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Allowing students to learn through direct experience

Allowing students to learn through direct experience  

Notes on experiential learning at Catlin Gabel

by Aline Garcia-Rubio '93 

Catlin Gabel Head of Upper School 

Catlin Gabel believes in students having direct experiences, and engaging in reflection, analysis, and experimentation as a way to learn deeply. Such processes encourage deep understanding, inspire personal growth, and promote active citizenship.

In the Upper School, experiential learning happens in and outside of the classroom, sometimes in the robotics lab, on our athletic fields, and in mock trial or other extracurriculars; it also happens on trips (local, regional, global), and during our focused Winterim weeks. Experiential learning is part of our student’s daily work, whether they are building a fine table in the woodshop, executing a kayaking trip, writing poetry, interviewing Portland immigrants, or collecting water samples that run off from our fields. One could pick a number of learning activities that exemplify our effective pedagogy; here are a few recent ones to highlight:

In the Advanced Chemistry class, students studied the electromotive force—the maximum potential difference between two electrodes of a galvanic or voltaic cell. They understood the equations that relate between voltage, temperature, pressure, and the concentrations of the solutions involved in this device. Students developed a conceptual understanding of the relevant electrochemical process through their readings, dialogue, and applied mathematics. However, we want students to have a direct experience of this phenomenon and to engage in active experimentation as well. We know this will deepen student understanding. With that goal in mind, the experimenters in that class applied their knowledge to create a galvanic cell and determine the voltage generated by it. Through their collaboration, they analyzed their own learning and cemented their understanding rather than sticking to the memorization of the Nernst equation or the facts associated with a non-rechargeable battery.

In the realm of engineering, our InvenTeam identified a need in our community, then designed and implemented and workplace solution for Jon, who works in our media department. Jon is incredibly passionate about film, Star Wars, and Captain America; he also has a cognitive disability and struggles with reading, writing, and transitioning between tasks. Our students had the initiative, skills, and motivation to write the code for a simple-task management app (including images, audio, and other features) that increased the ease and efficiency of Jon’s work. This app was recognized nationally upon its completion and students have been refining it to make it usable by more people who, like Jon, have cognitive disabilities. Through their experiential work, our innovators applied technical skills, learned how to interact with someone different from them, and worked with a non-profit organization called On-the-Move. In the reflection of their learning, they stated, “We feel empowered to use our skills to make a difference in people’s lives and hope to spread awareness about this community.”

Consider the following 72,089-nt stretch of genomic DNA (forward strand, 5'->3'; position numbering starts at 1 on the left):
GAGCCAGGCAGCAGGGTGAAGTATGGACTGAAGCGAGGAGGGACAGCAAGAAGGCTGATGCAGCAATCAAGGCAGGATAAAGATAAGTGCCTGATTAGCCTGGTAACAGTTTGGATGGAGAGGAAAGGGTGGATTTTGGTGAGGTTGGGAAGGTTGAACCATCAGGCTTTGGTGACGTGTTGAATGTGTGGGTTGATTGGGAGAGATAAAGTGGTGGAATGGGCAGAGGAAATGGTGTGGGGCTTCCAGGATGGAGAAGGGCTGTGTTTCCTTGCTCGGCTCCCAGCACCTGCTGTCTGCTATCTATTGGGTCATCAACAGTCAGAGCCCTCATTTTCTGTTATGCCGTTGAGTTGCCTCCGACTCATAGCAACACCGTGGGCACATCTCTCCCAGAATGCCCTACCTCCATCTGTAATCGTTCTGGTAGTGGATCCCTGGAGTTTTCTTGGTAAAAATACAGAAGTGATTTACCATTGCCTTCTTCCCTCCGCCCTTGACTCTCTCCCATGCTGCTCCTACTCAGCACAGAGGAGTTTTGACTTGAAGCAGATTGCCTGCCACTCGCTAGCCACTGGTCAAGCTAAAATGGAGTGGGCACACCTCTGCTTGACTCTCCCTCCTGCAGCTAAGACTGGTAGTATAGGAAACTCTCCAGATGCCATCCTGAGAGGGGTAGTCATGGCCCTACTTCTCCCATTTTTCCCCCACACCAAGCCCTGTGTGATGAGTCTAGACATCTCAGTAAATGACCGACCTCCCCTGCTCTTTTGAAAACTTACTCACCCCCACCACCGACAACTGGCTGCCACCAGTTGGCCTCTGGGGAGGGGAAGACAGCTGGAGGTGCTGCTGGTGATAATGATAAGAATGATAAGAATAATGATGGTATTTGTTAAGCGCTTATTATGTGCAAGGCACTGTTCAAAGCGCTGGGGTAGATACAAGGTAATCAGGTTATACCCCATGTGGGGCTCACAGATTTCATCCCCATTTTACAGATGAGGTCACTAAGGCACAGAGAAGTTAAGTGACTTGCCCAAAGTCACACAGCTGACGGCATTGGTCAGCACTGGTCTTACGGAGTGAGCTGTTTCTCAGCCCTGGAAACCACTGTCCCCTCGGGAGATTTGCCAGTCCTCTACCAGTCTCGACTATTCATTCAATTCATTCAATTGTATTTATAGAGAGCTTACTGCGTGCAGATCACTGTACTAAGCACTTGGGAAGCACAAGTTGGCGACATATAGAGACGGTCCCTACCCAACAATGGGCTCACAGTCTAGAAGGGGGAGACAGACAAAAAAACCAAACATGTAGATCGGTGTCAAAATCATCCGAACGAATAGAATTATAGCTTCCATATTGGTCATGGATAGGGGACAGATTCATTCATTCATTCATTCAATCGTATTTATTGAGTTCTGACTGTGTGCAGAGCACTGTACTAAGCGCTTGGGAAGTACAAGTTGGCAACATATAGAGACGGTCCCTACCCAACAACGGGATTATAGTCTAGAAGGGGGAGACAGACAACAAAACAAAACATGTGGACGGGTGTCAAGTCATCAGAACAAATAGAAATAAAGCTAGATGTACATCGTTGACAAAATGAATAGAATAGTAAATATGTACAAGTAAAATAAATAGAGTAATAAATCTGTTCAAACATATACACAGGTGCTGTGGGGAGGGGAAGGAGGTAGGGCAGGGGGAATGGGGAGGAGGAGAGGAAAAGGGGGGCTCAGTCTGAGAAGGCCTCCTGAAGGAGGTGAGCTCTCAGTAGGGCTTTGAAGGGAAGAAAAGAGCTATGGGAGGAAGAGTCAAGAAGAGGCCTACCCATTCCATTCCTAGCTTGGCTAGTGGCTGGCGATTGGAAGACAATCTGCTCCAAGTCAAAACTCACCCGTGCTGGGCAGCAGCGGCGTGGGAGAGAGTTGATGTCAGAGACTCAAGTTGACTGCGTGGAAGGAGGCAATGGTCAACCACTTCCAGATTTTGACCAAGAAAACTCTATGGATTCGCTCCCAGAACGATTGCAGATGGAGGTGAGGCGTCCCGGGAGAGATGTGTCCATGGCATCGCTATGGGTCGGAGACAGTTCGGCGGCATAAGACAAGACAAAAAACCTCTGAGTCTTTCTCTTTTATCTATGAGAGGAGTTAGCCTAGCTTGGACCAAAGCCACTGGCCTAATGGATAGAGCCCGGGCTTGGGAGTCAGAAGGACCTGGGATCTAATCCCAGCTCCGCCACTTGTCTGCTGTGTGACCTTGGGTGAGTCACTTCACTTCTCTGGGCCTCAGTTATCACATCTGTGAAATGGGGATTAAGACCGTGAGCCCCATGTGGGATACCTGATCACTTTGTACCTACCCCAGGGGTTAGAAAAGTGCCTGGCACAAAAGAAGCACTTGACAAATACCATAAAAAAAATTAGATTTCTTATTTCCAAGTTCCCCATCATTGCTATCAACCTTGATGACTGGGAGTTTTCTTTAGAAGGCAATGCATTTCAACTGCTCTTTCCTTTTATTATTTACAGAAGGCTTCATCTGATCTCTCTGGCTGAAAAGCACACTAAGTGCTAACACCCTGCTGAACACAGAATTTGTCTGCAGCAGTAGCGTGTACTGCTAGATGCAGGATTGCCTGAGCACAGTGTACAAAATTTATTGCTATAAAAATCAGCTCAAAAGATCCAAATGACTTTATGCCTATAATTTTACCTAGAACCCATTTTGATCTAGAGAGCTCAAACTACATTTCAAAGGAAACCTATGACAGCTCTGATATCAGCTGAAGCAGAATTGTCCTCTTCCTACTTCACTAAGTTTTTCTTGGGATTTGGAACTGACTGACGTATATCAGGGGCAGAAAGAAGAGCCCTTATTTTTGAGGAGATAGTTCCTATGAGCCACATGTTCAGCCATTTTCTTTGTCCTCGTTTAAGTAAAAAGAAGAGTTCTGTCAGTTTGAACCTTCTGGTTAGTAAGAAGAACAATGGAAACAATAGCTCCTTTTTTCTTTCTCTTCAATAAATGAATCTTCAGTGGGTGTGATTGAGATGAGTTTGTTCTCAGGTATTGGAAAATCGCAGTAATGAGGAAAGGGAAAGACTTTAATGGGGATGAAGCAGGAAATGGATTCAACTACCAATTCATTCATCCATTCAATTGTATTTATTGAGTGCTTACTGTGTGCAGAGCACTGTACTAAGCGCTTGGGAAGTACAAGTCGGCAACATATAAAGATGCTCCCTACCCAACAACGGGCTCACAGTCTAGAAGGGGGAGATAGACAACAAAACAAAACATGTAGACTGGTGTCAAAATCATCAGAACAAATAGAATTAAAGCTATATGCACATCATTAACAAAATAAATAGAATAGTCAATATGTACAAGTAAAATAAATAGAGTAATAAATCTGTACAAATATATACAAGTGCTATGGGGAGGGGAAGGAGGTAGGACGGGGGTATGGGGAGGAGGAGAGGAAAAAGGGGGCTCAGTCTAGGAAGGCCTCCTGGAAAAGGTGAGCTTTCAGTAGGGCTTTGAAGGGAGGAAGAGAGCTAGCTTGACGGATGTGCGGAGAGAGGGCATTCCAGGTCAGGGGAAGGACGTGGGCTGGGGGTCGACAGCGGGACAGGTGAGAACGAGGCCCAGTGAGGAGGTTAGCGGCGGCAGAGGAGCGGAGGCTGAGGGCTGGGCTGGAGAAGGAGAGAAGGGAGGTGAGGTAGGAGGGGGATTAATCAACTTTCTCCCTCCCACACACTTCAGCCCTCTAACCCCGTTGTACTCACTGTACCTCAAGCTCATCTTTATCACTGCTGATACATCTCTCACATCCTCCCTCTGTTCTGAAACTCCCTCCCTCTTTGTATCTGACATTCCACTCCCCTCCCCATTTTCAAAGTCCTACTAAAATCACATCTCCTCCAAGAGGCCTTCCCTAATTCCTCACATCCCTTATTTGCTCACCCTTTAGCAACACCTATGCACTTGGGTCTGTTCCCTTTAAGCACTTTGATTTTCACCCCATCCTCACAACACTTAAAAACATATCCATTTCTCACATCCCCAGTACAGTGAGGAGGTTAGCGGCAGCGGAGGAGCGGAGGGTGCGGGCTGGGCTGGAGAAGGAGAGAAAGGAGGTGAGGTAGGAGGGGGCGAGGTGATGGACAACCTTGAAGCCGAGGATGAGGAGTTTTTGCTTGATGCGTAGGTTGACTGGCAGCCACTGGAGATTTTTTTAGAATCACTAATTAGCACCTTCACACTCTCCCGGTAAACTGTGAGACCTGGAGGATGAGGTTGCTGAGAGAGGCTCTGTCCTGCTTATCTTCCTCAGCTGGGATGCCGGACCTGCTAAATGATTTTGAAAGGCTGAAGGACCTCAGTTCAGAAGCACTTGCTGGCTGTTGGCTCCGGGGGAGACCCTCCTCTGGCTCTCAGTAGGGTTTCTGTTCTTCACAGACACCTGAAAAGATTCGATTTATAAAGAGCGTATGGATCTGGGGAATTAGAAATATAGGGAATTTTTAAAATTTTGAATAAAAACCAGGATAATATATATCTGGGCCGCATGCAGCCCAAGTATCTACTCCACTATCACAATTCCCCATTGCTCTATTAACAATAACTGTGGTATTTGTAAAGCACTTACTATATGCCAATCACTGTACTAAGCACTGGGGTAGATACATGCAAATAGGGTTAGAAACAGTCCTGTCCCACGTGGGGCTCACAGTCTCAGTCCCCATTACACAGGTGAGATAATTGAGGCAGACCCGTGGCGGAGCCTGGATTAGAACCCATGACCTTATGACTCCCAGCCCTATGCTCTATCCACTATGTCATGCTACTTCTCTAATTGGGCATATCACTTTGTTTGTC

Students in our Leadership Action Lab (an elective course) explored the theory and practice of leadership and change. They knew at the start of the class that they would have to select a community issue to work on (and they chose to explore homework load) but they first developed insights and understanding of their individual, interpersonal, and group dynamics, through a systems-thinking lens. Having studied the theory, practice, and models for affecting change, they engaged department chairs and other academic leaders to further their goal while refining essential communication and collaborative skills. Their final project, submitted to the Upper School administration, is being considered by the academic and student deans for future decision making.

Before spring break, students had in-depth learning experiences of various kinds: some made quilts while others learned to cook, check the tread on their tires, iron, plan a budget, or sew buttons. A few practiced mindfulness through a series of exercises and habitual practices, learning about themselves while developing tools for self-regulation and self-care. A subset traveled to Guatemala and used their language and life skills to teach and learn from children in Chajul. A group refined their outdoor skills while backpacking down the coast, and many others explored aspects of our city, developing resilience, patience, stamina and understanding of our local culture.

And before all that took place, a group of student actors learned characters, choreography, stamina, and resilience; examined a historical event, and brought forth their creative energy, quick thinking, and teamwork in collaboration with peers who built a set and manned the lights and sound for an impressive production of Newsies.

These experiences allow for trial, error, and failure; they require students to apply knowledge and skills; they have authentic purpose and meaning, and they include opportunities to reflect and make sense of learning. We believe that these characteristics lead to meaningful, long-lasting, and empowering growth in our students in their academic and life skills. We have thus recommitted ourselves to refining our experiential learning practices as part of our progressive approach to teaching and learning at Catlin Gabel. It is exciting to feel and grow alongside our inspired faculty and hard-working students.